A very expensive antibiotic
U ntil last week, I really hadn’t heard of the antibiotic Zyvox (linezolid). But when a bug-bite on my left calf got inflamed, and my leg turned red and swollen, my physician recommended it for me to use. According to the label, it seems a good choice for diabetic foot infections: the cure rates in one clinical trial were 83% (159/192) and 73% (74/101) in the linezolid- and comparator-treated patients, respectively. And during the past week, my leg has slowly and steadily improved, with rest, elevation, and Zyvox.
But back to the date of my doctor’s visit. Since I was feeling pretty lousy, my wife picked up the prescription at our local pharmacy, and she was shocked. The copay was $215. The pharmacist mentioned to her that the cost of the prescription including the insurance company’s share was $800. For 14 tablets. That’s $57.15 per tablet.
Interestingly, if you Google Zyvox this past week, you also find lots of discussions about Pfizer, the manufacturer of Zyvox. (Full disclosure: I previously worked for Pfizer, and own shares of Pfizer stock.) For example, FDA: Pfizer ignored warnings, gets record fine. In brief, Pfizer had been promoting Zyvox and other drugs for unapproved indications, then in 2005 received a warning letter from the FDA, and thereafter continued such promotions despite the warning letter.
A press release from a legal firm, Sheller, P.C. Attorneys Instrumental in Largest Pharmaceutical Whistleblower Settlement in History: Pfizer to pay $2.3 Billion in Part for Marketing Their Drug As Better Than Generic, Defying FDA Warning Letter, points out that approximately $4.4 billion worth of Zyvox was sold from 2000 to 2008, according to the company’s annual reports. Two-point-three billion dollars. A huge fine, but balanced against $4.4 billion in sales, not so much.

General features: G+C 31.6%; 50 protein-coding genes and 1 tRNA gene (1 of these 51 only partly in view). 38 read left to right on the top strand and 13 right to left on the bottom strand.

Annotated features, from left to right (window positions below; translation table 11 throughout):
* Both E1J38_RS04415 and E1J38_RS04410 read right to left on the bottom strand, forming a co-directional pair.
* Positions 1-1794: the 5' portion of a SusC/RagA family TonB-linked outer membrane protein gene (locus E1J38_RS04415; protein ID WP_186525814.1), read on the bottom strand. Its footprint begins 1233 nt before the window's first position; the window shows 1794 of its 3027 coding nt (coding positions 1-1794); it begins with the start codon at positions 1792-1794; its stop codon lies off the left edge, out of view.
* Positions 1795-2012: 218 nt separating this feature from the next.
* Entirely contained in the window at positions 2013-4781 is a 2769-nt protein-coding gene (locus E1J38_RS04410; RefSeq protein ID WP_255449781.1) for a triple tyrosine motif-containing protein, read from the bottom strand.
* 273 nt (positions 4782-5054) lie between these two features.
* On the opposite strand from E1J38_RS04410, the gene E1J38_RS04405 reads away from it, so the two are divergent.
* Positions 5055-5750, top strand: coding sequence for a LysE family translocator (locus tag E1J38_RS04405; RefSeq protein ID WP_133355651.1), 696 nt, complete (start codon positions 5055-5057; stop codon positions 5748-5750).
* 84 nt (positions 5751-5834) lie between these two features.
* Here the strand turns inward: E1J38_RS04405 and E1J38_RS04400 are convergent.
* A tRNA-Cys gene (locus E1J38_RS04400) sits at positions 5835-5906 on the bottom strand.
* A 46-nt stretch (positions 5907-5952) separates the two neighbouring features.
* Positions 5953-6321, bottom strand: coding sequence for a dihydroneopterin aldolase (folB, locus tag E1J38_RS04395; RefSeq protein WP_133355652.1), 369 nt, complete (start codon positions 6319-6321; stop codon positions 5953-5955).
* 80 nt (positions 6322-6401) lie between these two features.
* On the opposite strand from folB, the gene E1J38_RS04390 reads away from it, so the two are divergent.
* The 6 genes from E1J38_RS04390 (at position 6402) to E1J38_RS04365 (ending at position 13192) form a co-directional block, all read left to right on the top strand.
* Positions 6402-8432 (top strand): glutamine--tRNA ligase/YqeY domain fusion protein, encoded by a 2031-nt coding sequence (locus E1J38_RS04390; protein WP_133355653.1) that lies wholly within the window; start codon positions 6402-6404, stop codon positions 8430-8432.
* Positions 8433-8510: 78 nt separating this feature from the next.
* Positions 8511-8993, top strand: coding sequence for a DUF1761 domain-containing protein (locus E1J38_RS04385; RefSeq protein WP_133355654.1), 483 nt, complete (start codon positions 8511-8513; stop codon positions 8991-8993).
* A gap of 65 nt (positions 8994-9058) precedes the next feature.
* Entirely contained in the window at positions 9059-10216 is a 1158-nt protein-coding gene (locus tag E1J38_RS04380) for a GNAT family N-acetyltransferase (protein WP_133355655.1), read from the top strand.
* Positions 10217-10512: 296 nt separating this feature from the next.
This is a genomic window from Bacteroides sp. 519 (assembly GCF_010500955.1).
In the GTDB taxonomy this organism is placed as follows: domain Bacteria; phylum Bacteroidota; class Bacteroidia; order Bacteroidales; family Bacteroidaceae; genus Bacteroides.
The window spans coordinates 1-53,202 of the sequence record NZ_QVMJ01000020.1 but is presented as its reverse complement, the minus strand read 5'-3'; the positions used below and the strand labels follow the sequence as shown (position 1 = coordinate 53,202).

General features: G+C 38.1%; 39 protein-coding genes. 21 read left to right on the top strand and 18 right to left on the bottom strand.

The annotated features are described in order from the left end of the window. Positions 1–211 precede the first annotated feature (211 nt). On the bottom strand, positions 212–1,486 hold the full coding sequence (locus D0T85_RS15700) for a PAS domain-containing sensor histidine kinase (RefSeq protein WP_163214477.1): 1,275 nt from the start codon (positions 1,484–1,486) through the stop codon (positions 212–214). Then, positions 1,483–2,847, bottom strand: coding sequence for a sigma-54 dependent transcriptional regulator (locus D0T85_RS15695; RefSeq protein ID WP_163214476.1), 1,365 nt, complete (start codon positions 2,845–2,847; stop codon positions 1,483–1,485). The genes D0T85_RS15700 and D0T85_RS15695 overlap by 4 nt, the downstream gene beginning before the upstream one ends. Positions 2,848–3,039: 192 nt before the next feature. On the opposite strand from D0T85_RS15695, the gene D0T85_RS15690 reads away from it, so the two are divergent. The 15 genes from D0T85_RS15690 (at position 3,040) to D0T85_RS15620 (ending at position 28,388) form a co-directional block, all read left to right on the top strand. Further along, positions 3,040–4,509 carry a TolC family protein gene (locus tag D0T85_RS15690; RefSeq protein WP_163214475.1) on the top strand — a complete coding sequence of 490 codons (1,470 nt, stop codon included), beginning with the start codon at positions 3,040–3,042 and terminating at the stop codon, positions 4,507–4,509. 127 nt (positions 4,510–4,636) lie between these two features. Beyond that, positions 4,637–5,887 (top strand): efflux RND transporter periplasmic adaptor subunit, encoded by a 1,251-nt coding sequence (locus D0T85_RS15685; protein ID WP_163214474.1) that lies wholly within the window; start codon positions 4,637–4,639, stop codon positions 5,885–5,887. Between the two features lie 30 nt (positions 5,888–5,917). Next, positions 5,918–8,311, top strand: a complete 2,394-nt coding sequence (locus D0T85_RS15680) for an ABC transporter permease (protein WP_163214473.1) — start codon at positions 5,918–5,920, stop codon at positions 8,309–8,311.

It’s interesting to read Pfizer’s take on the situation at their website, Pfizer Concludes Previously Disclosed Settlement Agreement With U.S. Department Of Justice Regarding Past Promotional Practices. They quote one of their in-house attorneys, saying “These agreements bring final closure to significant legal matters and help to enhance our focus on what we do best - discovering, developing and delivering innovative medicines to treat patients dealing with some of the world’s most debilitating diseases… We regret certain actions taken in the past, but are proud of the action we’ve taken to strengthen our internal controls and pioneer new procedures so that we not only comply with state and federal laws, but also meet the high standards that patients, physicians and the public expect from a leading worldwide company dedicated to healing and better health. Corporate integrity is an absolute priority for Pfizer, and we will continue to take appropriate actions to further enhance our compliance practices and strengthen public trust in our company.”
But Pfizer doesn’t say anything about their pricing policies.
No mention that the pricing for Zyvox is outrageous, especially as there are zillions of antibiotics.
And no mention that there’s a national debate on health-care reform, and a large part of the debate centers around the fact that costs have gotten out of hand.
As a shareholder in Pfizer, and a user of one of their products, I just want to say it’s a sad state of affairs that Pfizer can continue to price products so high, and then turn around and pay enormous fines for unscrupulous behavior. And blandly ignore the impact of their behavior on us, the patients who are forced to pay outlandish prices for their products. Corporate integrity, hah
Bill Quick, M.D., is a physician who is living with diabetes. He is the editor of www.D-is-for-Diabetes.com. Dr. Quick wrote about diabetes for HealthCentral.